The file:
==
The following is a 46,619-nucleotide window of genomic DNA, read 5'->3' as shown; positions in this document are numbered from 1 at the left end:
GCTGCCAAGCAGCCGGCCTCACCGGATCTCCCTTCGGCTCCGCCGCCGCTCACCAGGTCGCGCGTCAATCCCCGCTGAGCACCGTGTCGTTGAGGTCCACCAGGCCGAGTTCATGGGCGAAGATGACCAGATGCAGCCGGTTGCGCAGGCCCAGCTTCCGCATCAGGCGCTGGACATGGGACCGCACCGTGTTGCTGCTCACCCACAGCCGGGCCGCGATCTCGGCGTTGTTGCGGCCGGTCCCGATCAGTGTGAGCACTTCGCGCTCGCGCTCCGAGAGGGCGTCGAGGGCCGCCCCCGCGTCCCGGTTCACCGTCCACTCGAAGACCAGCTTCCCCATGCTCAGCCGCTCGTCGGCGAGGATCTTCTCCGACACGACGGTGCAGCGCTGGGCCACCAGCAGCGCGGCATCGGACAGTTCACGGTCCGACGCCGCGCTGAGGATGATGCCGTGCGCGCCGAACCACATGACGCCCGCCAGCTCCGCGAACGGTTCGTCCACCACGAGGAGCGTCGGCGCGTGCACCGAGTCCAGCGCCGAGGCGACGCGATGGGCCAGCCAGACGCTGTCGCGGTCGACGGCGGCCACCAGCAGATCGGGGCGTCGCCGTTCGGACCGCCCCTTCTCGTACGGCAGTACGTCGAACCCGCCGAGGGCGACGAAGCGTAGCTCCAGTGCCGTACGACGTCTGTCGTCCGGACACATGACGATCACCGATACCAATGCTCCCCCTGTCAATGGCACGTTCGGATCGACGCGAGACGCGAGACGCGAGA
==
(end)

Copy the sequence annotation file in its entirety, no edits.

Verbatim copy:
The following is a 46,619-nucleotide window of genomic DNA, read 5'->3' as shown; positions in this document are numbered from 1 at the left end:
GCTGCCAAGCAGCCGGCCTCACCGGATCTCCCTTCGGCTCCGCCGCCGCTCACCAGGTCGCGCGTCAATCCCCGCTGAGCACCGTGTCGTTGAGGTCCACCAGGCCGAGTTCATGGGCGAAGATGACCAGATGCAGCCGGTTGCGCAGGCCCAGCTTCCGCATCAGGCGCTGGACATGGGACCGCACCGTGTTGCTGCTCACCCACAGCCGGGCCGCGATCTCGGCGTTGTTGCGGCCGGTCCCGATCAGTGTGAGCACTTCGCGCTCGCGCTCCGAGAGGGCGTCGAGGGCCGCCCCCGCGTCCCGGTTCACCGTCCACTCGAAGACCAGCTTCCCCATGCTCAGCCGCTCGTCGGCGAGGATCTTCTCCGACACGACGGTGCAGCGCTGGGCCACCAGCAGCGCGGCATCGGACAGTTCACGGTCCGACGCCGCGCTGAGGATGATGCCGTGCGCGCCGAACCACATGACGCCCGCCAGCTCCGCGAACGGTTCGTCCACCACGAGGAGCGTCGGCGCGTGCACCGAGTCCAGCGCCGAGGCGACGCGATGGGCCAGCCAGACGCTGTCGCGGTCGACGGCGGCCACCAGCAGATCGGGGCGTCGCCGTTCGGACCGCCCCTTCTCGTACGGCAGTACGTCGAACCCGCCGAGGGCGACGAAGCGTAGCTCCAGTGCCGTACGACGTCTGTCGTCCGGACACATGACGATCACCGATACCAATGCTCCCCCTGTCAATGGCACGTTCGGATCGACGCGAGACGCGAGACGCGAGA